Peri-procedural sedation during thrombectomy

Among patients with (or suspected of having) COVID-19, it remains unclear whether general anesthesia (GA) or conscious sedation (CS) may be a preferable means of maintaining oxygenation during EVT [61]. In a multicenter study of 458 patients undergoing EVT for large vessel occlusion stroke at the peak of the COVID-19 pandemic, more than half of the patients were intubated prior to EVT, leading to longer door to reperfusion time, higher in-hospital mortality, and lower likelihood of functional independence at discharge [62]. More interestingly, the majority of these sites were not intubating most patients for EVT pre-pandemic, but changed their practice following society recommendations [62].
A meta-analysis from four randomized clinical trials pre-pandemic [63] suggested that GA is preferred over CS, and that GA is associated with a two-fold higher odds of successful recanalization (OR, 2.14; 95% CI, 1.26 to 3.62) and 90-day mRS of 0-2 (OR, 1.71; 95% CI, 1.13 to 2.59). While the included trials were rigorously designed, they were limited to single-center experiences with favorable outcomes of GA reported exclusively among exploratory endpoints. In light of the inconsistent evidence, and particularly lack of significant differences in primary endpoints across the published clinical trials, most academic societies recommend selecting mode of anesthesia based on individual need rather than a standardized practice [47,64].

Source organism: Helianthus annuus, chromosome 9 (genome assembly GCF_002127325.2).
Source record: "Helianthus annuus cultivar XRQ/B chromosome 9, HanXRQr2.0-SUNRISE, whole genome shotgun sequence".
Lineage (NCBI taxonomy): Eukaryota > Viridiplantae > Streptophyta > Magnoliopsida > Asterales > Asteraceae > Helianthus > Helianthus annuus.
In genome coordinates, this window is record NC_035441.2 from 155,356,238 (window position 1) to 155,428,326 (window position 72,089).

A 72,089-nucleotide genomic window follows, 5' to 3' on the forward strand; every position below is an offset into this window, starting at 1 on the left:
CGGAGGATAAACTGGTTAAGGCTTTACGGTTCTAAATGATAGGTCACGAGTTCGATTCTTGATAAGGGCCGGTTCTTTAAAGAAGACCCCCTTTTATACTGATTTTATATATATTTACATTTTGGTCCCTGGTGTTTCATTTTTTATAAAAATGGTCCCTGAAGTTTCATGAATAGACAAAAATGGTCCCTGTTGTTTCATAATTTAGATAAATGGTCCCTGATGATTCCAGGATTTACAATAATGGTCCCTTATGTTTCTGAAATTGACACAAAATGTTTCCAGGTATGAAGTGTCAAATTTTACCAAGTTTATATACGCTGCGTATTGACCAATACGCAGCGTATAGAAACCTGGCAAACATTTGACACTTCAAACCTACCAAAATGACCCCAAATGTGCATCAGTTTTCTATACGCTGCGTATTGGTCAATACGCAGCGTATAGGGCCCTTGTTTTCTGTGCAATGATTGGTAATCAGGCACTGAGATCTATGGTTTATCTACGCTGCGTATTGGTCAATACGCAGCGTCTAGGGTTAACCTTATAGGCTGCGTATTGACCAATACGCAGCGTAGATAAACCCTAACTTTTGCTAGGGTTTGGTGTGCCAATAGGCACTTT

Primary and secondary prevention strategies

Prioritization of acute care in patients with COVID-19 has led to substantial losses in primary care and long-term secondary prevention of many conditions. Estimates from the United Kingdom suggest that deprioritization of primary care and delays in cancer screening will lead to a 5% to 17% increase in mortality across various solid tumor types, with a cumulative years of life lost totaling approximately 60,000 [65]. Other studies have estimated considerable increases in undiagnosed or suboptimally managed mental health conditions [66], and a number of vascular risk factors [67] including diabetes, hypertension, dyslipidemia, chronic kidney disease, and coronary artery disease. Repurposing and shut down of inpatient rehabilitation centers has contributed to reduction in the number of acute stroke patients being discharged to rehabilitation facilities [68], and more being discharged with greater disability to home [7]. The long-term consequences of these collateral effects of the pandemic may not be appreciated for years, but are likely to lead to greater morbidity and mortality among stroke survivors, and increase costs of care.

Future perspectives

As the COVID-19 pandemic continues to shape our daily practice, it is imperative that we as clinicians and researchers do not underestimate its impact. We should be proactive in ways we can adapt to this disease rather than react to it.